Surveys show a large number of Canadians stubbornly expect governments to pay for their future long-term care costs, but we don’t have a plan in place.
Åke Blomqvist and Colin Busby, National Post |
Cash-strapped provincial governments face a monumental challenge in the years ahead: Steeply increasing long-term care (LTC) costs, resulting from Canada’s aging population. The surge in senior citizens in the coming years will bring rising demand for care to treat their frailties, whether mental, such as dementia, or physical, such as help with daily tasks. Trouble is, not enough Canadians are saving or insuring against future LTC risks, even though individuals, not governments, are responsible for the lion’s share of the costs.
Surveys show a large number of Canadians stubbornly expect governments to pay for their future long-term care costs, and only a sliver of retired Canadians have purchased LTC insurance. Yet, counting on governments to pick up the entire tab should be a non-starter. Younger generations of taxpayers will already be hard-pressed to pay for existing programs when the boomers retire. And because economic growth rates appear to be falling, today’s working-age generations will not have their incomes grow fast enough to offset the rising costs. Moreover, many boomers have enough income or assets to pay for their LTC themselves.
The need for LTC is quite limited in the first decade after retirement. The demand for home care and informal care roughly doubles between the ages of 75 and 84, but once individuals turn 85, their long-term care needs rise exponentially. The aging boomers, who are now retiring en masse, will have increased LTC needs over the next couple decades, but there will be a major crunch at the start of the 2030s, when the number of people older than 85 will skyrocket.
When we combine demographic projections with the need for support, we can project future costs. Under current systems of delivering and paying for long-term care, we estimate that the cost to government of long-term care services will roughly triple over the next 40 years, growing from $24-billion in 2014 to around $71-billion by 2050, in inflation-adjusted dollars. The private burden is anticipated to be even higher.
The implications are two-fold. First, we need to find a better way to pay for these looming costs. In our view, the apparently simple solution of expanding Canada’s system of public funding of health care to cover all LTC costs would place an intolerable stress on future budgets and taxpayers of working age. Instead, a multi-pronged solution to better target means-tested public subsidies and allow the growth of private insurance and savings should be pursued. Policymakers should do so in a manner that clearly guarantees timely LTC access for those who need it, but can’t afford it.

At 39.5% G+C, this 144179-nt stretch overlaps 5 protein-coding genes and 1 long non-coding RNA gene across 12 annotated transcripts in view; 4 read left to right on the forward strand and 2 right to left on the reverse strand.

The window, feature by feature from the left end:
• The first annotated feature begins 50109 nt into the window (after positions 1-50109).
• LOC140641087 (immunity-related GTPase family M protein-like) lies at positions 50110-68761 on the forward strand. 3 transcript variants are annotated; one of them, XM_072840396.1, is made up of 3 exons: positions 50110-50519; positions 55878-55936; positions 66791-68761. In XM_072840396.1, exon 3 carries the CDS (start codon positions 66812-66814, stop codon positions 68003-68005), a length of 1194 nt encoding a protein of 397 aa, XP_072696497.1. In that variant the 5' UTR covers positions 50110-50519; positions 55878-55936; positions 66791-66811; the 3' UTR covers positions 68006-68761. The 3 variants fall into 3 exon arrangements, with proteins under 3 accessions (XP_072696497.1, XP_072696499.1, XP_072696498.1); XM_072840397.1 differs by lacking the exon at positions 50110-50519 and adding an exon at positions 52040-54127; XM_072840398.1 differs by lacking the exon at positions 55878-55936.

Second, our current methods of financing and delivering care cannot continue. Boomers aren’t going to take well to policies that continue to favour institutional care over homecare, and result in long wait lists for LTC, even for people who need it urgently but do not have the means to pay for it privately. Expensive acute-care hospital beds should not be occupied by LTC patients, just because there are no places for them in an LTC facility, or personal support workers who can look after them in their own homes.
While Canadian politicians have remained largely silent on these issues, other Western countries have been studying them intently.
Delivering LTC benefits in cash, as opposed to in-kind, encourages care at the location where people want it
France has a unique public-private long-term care financing structure. The public subsidy for LTC is designed for those aged 60 and up, with cash benefits graduated according to the recipient’s income and level of disability. Some private insurers piggy-back on this scale to determine eligibility for supplementary insurance benefits, and a large private LTC insurance market exists with about three million policy holders.
Delivering LTC benefits in cash, as opposed to in-kind, encourages care at the location where people want it. It also creates competition among providers, which adds value for the consumer. It is also a good idea to encourage informal care, by offering subsidies to those who are cared for by a spouse or child.
As a first step, Canadian provinces should create a consistent set of means-testing rules that specify the maximum charges that patients have to pay for subsidized LTC, in institutions or at home, and how the charges will be reduced for those with low incomes. Clear and widely publicized rules of this kind would go a long way to help boost personal savings for LTC and increase the demand for insurance.
In the future, the means-tested approach could be transformed into a voucher model, like in France, to better match LTC services with demand. Public contributions to LTC costs would be predictable and private insurance can grow around it. Further, cash benefits would guarantee access more effectively than the current system, with its long wait lists and bias toward institutional care.
Aging boomers will force long-term care costs to rise. Policymakers would be wise not to delay reforms and risk facing fewer options once boomers begin to collectively flex their political muscle.